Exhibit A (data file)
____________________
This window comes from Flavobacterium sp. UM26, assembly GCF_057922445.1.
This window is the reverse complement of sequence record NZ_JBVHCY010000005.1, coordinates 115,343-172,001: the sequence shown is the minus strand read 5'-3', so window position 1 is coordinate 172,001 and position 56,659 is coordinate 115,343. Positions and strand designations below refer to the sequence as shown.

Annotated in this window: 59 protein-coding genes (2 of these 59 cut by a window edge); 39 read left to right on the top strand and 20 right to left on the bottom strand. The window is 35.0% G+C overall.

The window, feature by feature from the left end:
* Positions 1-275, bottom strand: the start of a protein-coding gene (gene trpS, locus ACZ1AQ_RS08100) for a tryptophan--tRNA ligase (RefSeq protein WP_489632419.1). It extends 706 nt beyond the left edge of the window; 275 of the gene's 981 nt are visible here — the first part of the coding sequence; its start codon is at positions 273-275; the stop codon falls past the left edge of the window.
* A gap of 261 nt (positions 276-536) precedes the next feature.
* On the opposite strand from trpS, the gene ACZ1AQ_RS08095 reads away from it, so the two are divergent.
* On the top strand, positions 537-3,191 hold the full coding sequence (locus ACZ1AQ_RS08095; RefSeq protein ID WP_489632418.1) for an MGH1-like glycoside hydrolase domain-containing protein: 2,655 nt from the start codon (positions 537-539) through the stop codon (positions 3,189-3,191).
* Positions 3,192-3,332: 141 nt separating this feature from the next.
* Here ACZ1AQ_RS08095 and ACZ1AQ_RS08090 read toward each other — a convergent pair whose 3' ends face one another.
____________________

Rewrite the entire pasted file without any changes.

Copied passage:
This window comes from Flavobacterium sp. UM26, assembly GCF_057922445.1.
This window is the reverse complement of sequence record NZ_JBVHCY010000005.1, coordinates 115,343-172,001: the sequence shown is the minus strand read 5'-3', so window position 1 is coordinate 172,001 and position 56,659 is coordinate 115,343. Positions and strand designations below refer to the sequence as shown.

Annotated in this window: 59 protein-coding genes (2 of these 59 cut by a window edge); 39 read left to right on the top strand and 20 right to left on the bottom strand. The window is 35.0% G+C overall.

The window, feature by feature from the left end:
* Positions 1-275, bottom strand: the start of a protein-coding gene (gene trpS, locus ACZ1AQ_RS08100) for a tryptophan--tRNA ligase (RefSeq protein WP_489632419.1). It extends 706 nt beyond the left edge of the window; 275 of the gene's 981 nt are visible here — the first part of the coding sequence; its start codon is at positions 273-275; the stop codon falls past the left edge of the window.
* A gap of 261 nt (positions 276-536) precedes the next feature.
* On the opposite strand from trpS, the gene ACZ1AQ_RS08095 reads away from it, so the two are divergent.
* On the top strand, positions 537-3,191 hold the full coding sequence (locus ACZ1AQ_RS08095; RefSeq protein ID WP_489632418.1) for an MGH1-like glycoside hydrolase domain-containing protein: 2,655 nt from the start codon (positions 537-539) through the stop codon (positions 3,189-3,191).
* Positions 3,192-3,332: 141 nt separating this feature from the next.
* Here ACZ1AQ_RS08095 and ACZ1AQ_RS08090 read toward each other — a convergent pair whose 3' ends face one another.